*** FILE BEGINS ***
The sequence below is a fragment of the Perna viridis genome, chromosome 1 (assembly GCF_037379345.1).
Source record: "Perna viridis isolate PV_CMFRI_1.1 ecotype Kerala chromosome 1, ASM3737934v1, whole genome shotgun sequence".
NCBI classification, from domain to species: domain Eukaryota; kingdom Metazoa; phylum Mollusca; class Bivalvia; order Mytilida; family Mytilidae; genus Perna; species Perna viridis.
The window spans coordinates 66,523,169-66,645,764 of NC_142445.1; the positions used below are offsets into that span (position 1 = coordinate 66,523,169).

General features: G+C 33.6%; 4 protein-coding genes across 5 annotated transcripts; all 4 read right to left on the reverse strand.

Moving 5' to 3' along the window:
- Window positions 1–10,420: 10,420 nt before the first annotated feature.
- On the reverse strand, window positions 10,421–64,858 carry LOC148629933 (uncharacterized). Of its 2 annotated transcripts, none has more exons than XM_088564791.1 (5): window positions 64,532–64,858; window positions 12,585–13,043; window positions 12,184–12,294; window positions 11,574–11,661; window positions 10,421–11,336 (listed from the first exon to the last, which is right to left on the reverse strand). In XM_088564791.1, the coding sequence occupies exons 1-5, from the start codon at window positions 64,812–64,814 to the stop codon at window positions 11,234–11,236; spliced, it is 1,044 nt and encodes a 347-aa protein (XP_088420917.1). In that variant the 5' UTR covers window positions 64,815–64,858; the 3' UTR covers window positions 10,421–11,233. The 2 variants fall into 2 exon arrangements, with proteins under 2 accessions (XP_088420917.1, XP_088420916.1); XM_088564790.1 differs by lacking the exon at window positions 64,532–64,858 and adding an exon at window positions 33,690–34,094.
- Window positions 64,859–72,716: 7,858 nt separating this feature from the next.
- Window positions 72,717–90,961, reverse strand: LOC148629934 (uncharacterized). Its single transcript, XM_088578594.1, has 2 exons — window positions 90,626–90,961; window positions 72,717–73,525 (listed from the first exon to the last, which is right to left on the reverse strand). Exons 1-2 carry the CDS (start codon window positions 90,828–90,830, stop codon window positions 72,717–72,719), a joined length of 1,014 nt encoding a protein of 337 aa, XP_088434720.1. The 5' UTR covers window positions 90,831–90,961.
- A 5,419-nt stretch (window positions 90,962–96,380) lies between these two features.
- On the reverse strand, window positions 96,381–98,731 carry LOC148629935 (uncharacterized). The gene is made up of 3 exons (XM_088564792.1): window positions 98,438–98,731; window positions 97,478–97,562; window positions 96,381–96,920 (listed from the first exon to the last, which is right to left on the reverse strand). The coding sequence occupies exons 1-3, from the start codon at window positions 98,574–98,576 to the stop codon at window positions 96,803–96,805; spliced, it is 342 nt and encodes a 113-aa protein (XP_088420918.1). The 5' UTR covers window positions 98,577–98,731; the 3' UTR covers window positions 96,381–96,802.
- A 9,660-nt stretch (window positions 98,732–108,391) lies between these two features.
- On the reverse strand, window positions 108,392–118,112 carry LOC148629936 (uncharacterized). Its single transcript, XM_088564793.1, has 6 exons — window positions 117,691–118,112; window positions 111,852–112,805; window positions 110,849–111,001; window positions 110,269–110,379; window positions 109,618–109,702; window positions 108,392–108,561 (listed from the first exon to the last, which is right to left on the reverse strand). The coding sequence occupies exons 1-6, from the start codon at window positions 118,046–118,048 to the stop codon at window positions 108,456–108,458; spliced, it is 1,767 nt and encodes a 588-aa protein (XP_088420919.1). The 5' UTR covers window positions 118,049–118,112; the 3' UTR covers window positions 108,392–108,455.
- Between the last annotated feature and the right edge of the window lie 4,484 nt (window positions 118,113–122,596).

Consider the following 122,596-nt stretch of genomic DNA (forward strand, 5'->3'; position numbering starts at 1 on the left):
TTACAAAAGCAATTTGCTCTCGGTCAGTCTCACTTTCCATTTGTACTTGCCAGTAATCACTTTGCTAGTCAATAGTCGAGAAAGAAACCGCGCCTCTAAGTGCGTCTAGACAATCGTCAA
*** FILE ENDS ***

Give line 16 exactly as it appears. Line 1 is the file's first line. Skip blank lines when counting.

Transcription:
Consider the following 122,596-nt stretch of genomic DNA (forward strand, 5'->3'; position numbering starts at 1 on the left):